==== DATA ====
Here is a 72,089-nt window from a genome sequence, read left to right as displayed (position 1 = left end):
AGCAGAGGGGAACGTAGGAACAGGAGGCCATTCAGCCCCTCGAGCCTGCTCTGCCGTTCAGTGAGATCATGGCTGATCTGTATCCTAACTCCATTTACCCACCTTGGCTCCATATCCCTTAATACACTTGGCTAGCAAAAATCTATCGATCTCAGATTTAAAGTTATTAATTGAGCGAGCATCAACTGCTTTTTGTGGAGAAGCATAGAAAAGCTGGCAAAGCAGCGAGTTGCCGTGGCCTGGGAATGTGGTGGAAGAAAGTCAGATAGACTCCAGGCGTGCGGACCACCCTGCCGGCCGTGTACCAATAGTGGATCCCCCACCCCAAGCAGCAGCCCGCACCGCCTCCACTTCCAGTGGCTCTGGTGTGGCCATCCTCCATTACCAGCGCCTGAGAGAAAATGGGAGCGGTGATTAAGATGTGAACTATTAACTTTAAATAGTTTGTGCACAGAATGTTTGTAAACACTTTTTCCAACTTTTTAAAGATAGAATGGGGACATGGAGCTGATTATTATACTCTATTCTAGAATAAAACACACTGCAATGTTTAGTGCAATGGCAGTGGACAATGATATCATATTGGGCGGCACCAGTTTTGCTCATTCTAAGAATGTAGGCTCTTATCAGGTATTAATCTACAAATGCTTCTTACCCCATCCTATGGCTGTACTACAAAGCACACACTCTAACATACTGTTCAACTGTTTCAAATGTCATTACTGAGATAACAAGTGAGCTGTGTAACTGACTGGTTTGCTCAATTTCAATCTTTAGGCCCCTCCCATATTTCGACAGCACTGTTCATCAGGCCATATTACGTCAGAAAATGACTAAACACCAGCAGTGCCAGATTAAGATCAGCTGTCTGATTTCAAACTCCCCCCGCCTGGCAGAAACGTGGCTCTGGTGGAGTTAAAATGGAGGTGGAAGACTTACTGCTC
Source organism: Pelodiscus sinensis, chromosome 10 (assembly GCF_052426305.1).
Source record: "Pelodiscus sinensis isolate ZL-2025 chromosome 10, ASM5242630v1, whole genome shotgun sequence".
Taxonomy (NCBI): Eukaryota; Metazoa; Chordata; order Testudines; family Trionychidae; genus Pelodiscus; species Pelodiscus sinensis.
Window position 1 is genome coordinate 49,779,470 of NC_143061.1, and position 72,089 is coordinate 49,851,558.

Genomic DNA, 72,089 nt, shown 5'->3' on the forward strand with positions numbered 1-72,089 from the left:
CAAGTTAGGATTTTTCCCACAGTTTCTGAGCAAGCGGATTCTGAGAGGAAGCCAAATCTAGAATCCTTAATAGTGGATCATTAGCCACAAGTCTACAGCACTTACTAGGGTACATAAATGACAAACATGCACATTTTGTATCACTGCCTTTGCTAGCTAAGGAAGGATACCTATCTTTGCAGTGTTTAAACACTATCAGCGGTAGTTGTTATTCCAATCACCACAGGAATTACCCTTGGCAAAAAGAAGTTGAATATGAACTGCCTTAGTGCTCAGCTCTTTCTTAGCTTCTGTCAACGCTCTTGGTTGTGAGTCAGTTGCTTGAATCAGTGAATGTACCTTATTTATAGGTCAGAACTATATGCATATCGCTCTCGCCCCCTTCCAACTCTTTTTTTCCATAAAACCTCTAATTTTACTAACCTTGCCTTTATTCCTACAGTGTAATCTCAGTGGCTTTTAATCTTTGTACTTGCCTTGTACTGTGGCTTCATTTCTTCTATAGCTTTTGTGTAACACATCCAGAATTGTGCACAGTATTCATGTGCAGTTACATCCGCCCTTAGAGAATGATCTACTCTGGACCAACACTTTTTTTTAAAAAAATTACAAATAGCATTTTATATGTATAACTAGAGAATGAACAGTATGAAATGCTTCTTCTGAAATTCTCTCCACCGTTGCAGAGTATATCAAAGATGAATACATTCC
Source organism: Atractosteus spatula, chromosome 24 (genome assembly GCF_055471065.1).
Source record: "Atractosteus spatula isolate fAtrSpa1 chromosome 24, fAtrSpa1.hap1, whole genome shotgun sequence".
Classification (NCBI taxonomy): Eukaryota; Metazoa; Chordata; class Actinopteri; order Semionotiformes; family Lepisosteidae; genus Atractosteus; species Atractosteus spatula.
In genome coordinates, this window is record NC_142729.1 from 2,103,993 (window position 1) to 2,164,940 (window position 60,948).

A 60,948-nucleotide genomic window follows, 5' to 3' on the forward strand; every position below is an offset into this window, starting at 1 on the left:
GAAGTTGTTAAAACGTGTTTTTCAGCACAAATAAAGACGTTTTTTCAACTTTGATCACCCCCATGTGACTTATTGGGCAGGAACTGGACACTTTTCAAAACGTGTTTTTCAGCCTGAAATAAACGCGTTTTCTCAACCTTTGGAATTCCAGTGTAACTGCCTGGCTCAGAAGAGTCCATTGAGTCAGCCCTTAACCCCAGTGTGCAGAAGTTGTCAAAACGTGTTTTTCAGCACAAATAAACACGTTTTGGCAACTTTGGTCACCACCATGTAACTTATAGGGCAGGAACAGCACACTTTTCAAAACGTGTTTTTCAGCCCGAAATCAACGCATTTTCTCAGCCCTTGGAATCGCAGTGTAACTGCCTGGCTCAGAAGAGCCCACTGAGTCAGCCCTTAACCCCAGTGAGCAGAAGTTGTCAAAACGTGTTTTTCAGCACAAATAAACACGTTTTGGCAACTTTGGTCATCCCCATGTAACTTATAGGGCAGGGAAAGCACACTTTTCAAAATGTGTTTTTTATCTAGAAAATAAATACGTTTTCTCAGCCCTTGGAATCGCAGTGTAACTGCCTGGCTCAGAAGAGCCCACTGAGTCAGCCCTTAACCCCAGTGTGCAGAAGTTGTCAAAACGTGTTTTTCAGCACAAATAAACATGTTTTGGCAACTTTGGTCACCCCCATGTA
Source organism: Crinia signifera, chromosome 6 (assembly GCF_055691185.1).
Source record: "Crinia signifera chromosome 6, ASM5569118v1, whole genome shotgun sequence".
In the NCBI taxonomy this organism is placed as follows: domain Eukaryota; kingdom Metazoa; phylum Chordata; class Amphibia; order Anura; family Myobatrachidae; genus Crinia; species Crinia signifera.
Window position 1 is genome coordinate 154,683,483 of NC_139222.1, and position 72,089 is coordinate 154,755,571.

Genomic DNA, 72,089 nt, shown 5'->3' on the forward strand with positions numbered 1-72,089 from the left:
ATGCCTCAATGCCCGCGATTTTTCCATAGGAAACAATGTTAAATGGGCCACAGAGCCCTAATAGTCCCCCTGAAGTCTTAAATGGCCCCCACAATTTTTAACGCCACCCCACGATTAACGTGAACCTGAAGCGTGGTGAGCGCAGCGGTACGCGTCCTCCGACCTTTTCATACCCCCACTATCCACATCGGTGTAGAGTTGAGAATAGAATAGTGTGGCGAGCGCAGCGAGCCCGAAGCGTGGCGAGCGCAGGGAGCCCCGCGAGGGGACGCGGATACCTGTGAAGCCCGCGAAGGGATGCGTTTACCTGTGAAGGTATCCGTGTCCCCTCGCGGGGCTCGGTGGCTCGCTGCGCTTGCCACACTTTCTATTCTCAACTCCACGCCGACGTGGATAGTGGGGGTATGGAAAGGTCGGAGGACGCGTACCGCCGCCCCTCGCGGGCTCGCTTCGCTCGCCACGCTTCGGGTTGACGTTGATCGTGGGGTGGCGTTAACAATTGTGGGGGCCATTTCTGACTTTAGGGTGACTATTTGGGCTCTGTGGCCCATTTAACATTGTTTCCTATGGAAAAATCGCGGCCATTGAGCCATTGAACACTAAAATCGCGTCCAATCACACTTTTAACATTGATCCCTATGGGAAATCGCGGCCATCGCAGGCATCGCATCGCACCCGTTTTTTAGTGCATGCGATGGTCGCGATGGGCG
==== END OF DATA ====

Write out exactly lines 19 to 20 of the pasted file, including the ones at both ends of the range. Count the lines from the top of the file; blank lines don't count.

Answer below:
Genomic DNA, 72,089 nt, shown 5'->3' on the forward strand with positions numbered 1-72,089 from the left:
ATGCCTCAATGCCCGCGATTTTTCCATAGGAAACAATGTTAAATGGGCCACAGAGCCCTAATAGTCCCCCTGAAGTCTTAAATGGCCCCCACAATTTTTAACGCCACCCCACGATTAACGTGAACCTGAAGCGTGGTGAGCGCAGCGGTACGCGTCCTCCGACCTTTTCATACCCCCACTATCCACATCGGTGTAGAGTTGAGAATAGAATAGTGTGGCGAGCGCAGCGAGCCCGAAGCGTGGCGAGCGCAGGGAGCCCCGCGAGGGGACGCGGATACCTGTGAAGCCCGCGAAGGGATGCGTTTACCTGTGAAGGTATCCGTGTCCCCTCGCGGGGCTCGGTGGCTCGCTGCGCTTGCCACACTTTCTATTCTCAACTCCACGCCGACGTGGATAGTGGGGGTATGGAAAGGTCGGAGGACGCGTACCGCCGCCCCTCGCGGGCTCGCTTCGCTCGCCACGCTTCGGGTTGACGTTGATCGTGGGGTGGCGTTAACAATTGTGGGGGCCATTTCTGACTTTAGGGTGACTATTTGGGCTCTGTGGCCCATTTAACATTGTTTCCTATGGAAAAATCGCGGCCATTGAGCCATTGAACACTAAAATCGCGTCCAATCACACTTTTAACATTGATCCCTATGGGAAATCGCGGCCATCGCAGGCATCGCATCGCACCCGTTTTTTAGTGCATGCGATGGTCGCGATGGGCG